Although tinnitus isn’t usually connected to a serious or life-threatening condition, it still warrants swift medical attention. By identifying the cause of your symptoms quickly, you can obtain the most effective treatments and the best form of symptom relief. Tinnitus is a condition that can impact your quality of life and make it difficult to complete your day-to-day activities.
What is tinnitus?
When people experience tinnitus, they hear sounds that have no external source. These sounds are typically hissing, ringing, buzzing, whooshing, grinding, whistling and humming, although some people may hear music or voices as well. Known as pulsatile tinnitus, you may also notice that you hear sounds that are in time with your heartbeat.
For some people, these noises are constant and overpowering. People with severe tinnitus may find it difficult to concentrate and experience insomnia, so the condition can certainly have a devastating impact on sufferers. In some instances, the noises caused by tinnitus may be a mild annoyance, rather than having a debilitating impact.
However, not everyone who experiences tinnitus will notice symptoms constantly. If the symptoms of tinnitus come and go, you may be tempted to delay seeing an audiologist. However, even if your symptoms aren’t having a severe impact on your day-to-day life, it’s still important to visit your audiologist as quickly as possible.
What causes tinnitus?
The causes of tinnitus are not yet completely understood. Some patients may experience tinnitus at the same time as Meniere’s Disease or vertigo, so it seems likely that there is a link between these two conditions. Similarly, tinnitus may occur as a consequence of an ear infection or even a buildup of earwax. Alternatively, the abnormal growth of bone within the inner ear could be a cause of tinnitus in some people.
However, tinnitus can also be associated with hearing loss. Indeed, it’s common for people to experience ringing or buzzing in the ears when their hearing function is beginning to deteriorate. Age-related hearing loss typically occurs because the hair cells in the cochlea are damaged or lost as we get older. Often termed, ‘wear and tear,’ this damage can cause a loss of hearing function and tinnitus.
Although the tiny sensory cells in the cochlea can be lost over time, they can also be damaged due to exposure to loud noises. When this happens, the exposure to prolonged loud noise or one-off excessive noises could cause hearing loss and tinnitus to occur.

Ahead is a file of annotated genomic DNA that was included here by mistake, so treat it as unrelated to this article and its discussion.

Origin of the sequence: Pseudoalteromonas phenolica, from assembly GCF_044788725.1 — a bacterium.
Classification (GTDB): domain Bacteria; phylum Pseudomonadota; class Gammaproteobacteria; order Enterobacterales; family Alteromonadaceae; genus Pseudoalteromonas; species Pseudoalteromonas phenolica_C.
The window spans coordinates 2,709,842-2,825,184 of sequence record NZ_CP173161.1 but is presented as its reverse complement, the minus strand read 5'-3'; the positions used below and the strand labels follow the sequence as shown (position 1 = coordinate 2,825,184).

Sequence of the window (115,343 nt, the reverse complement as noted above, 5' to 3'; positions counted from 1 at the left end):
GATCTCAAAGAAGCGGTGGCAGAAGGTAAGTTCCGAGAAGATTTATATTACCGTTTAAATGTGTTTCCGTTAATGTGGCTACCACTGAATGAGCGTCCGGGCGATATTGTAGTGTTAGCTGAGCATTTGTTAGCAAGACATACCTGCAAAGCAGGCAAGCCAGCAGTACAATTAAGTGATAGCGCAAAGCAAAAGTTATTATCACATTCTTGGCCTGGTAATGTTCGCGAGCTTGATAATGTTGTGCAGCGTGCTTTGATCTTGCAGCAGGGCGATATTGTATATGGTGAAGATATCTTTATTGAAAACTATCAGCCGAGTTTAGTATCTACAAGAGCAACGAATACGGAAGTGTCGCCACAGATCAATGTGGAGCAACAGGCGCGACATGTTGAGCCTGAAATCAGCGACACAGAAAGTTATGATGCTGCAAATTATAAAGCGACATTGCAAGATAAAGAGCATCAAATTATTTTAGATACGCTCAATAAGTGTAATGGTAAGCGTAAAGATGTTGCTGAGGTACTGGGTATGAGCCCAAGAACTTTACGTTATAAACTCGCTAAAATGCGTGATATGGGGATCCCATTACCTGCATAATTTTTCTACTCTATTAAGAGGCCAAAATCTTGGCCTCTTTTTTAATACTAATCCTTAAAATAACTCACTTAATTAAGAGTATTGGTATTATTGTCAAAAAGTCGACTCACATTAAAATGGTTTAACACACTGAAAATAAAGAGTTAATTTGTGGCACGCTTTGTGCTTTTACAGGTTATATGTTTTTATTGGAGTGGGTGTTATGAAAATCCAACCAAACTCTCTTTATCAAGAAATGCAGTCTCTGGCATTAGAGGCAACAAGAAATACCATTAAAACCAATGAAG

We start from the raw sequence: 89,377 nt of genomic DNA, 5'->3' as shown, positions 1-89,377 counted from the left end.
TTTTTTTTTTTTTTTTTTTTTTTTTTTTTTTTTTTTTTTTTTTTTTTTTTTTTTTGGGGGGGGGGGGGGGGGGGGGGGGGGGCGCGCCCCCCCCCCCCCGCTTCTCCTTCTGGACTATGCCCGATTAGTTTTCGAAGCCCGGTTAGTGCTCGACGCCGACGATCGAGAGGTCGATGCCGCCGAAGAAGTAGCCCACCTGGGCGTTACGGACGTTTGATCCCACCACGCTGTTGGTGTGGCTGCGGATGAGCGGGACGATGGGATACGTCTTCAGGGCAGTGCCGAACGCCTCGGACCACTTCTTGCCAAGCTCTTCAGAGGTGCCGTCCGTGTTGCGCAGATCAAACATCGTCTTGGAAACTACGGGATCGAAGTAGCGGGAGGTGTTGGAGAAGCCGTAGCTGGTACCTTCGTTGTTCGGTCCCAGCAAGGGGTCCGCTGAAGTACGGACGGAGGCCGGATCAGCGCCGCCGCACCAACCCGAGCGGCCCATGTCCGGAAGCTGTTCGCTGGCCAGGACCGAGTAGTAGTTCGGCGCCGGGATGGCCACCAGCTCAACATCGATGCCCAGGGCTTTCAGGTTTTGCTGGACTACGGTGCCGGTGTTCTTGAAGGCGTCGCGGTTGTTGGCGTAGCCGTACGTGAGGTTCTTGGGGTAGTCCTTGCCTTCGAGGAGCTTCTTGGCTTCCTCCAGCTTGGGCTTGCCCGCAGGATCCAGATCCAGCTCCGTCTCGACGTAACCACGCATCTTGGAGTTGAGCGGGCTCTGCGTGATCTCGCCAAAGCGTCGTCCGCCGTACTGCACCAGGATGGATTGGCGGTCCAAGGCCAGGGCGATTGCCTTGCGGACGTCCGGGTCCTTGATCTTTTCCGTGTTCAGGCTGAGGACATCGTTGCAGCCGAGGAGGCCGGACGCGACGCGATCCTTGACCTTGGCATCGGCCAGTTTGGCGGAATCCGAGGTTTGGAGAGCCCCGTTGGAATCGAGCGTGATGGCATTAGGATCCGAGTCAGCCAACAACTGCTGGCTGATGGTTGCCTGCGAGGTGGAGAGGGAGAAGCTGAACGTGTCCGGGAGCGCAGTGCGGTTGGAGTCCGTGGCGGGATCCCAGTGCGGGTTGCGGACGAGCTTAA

Stress and anxiety have also been linked to the onset of tinnitus, although it’s not clear whether anxiety and stress could cause tinnitus to occur or whether the symptoms become more noticeable during times of high stress.
Whilst there are a variety of causes of tinnitus, damage to the sensory hair cells within the cochlea is believed to be the most common. For some people, the symptoms of tinnitus have no clear cause, but a comprehensive exam conducted by an audiologist will determine whether there is a root cause behind the symptoms you’re experiencing.
Can tinnitus be treated?
All types of tinnitus can either be managed or treated, so visiting your audiologist can help to relieve symptoms quickly. Depending on the cause of your symptoms, treatment may provide a complete resolution to tinnitus.
If you are experiencing tinnitus symptoms because of an ear infection or build-up of earwax, for example, treating the infection and/or removing the wax should also resolve the symptoms of tinnitus.
If your symptoms are due to damage to the hair cells in the cochlea, your audiologist may want to address any loss of hearing function you’re experiencing. In some instances, sound deprivation due to hearing loss can cause the brain to produce sounds of its own, thus causing the ringing, hissing, humming or buzzing in your ears.
Once your hearing function has been improved, via hearing aids, for example, you are no longer deprived of sound and the brain has no reason to continue producing any noise. This ensures the symptoms of tinnitus can be resolved.
However, if your tinnitus symptoms have no clear cause or they persist despite treatment, there are additional management options to pursue. Your audiologist can determine whether sound therapy, cognitive behavioral therapy and/or tinnitus retraining therapy is a suitable way to manage your symptoms and provide you with the expert advice you need. Hearing aids with masking features may also be recommended.
Consulting your audiologist about tinnitus
If your tinnitus has a treatable cause, it’s important to speak with an audiologist about your symptoms. By seeing an audiologist quickly, you can obtain effective treatment and management before any further damage occurs.
To learn more, contact The Speech & Hearing Center at (423) 622-6900 today.